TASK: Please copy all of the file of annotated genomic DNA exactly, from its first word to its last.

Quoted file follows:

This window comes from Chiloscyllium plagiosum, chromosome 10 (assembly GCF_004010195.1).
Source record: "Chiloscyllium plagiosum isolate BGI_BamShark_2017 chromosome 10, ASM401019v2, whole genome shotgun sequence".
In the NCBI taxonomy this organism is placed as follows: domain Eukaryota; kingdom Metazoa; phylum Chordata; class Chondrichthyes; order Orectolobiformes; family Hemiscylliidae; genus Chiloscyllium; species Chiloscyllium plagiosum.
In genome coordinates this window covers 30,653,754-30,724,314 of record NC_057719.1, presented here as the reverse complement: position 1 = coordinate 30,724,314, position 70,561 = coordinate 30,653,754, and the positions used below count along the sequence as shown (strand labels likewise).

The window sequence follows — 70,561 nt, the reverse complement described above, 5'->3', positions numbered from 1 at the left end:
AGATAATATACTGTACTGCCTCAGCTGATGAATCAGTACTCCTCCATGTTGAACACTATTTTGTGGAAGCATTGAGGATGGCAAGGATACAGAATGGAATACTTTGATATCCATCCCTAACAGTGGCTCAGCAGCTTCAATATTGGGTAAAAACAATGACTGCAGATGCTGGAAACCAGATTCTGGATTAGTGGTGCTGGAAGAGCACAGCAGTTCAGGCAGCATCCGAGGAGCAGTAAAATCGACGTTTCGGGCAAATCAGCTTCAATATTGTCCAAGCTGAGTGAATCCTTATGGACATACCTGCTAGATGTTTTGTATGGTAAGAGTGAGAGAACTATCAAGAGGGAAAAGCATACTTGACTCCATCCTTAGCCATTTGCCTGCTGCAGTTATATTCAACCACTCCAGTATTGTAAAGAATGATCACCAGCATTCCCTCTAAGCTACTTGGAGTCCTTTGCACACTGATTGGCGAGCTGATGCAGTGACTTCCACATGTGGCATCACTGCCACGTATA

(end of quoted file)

This window comes from Chiloscyllium plagiosum, chromosome 10 (assembly GCF_004010195.1).
Source record: "Chiloscyllium plagiosum isolate BGI_BamShark_2017 chromosome 10, ASM401019v2, whole genome shotgun sequence".
In the NCBI taxonomy this organism is placed as follows: domain Eukaryota; kingdom Metazoa; phylum Chordata; class Chondrichthyes; order Orectolobiformes; family Hemiscylliidae; genus Chiloscyllium; species Chiloscyllium plagiosum.
In genome coordinates this window covers 30,653,754-30,724,314 of record NC_057719.1, presented here as the reverse complement: position 1 = coordinate 30,724,314, position 70,561 = coordinate 30,653,754, and the positions used below count along the sequence as shown (strand labels likewise).

The window sequence follows — 70,561 nt, the reverse complement described above, 5'->3', positions numbered from 1 at the left end:
AGATAATATACTGTACTGCCTCAGCTGATGAATCAGTACTCCTCCATGTTGAACACTATTTTGTGGAAGCATTGAGGATGGCAAGGATACAGAATGGAATACTTTGATATCCATCCCTAACAGTGGCTCAGCAGCTTCAATATTGGGTAAAAACAATGACTGCAGATGCTGGAAACCAGATTCTGGATTAGTGGTGCTGGAAGAGCACAGCAGTTCAGGCAGCATCCGAGGAGCAGTAAAATCGACGTTTCGGGCAAATCAGCTTCAATATTGTCCAAGCTGAGTGAATCCTTATGGACATACCTGCTAGATGTTTTGTATGGTAAGAGTGAGAGAACTATCAAGAGGGAAAAGCATACTTGACTCCATCCTTAGCCATTTGCCTGCTGCAGTTATATTCAACCACTCCAGTATTGTAAAGAATGATCACCAGCATTCCCTCTAAGCTACTTGGAGTCCTTTGCACACTGATTGGCGAGCTGATGCAGTGACTTCCACATGTGGCATCACTGCCACGTATA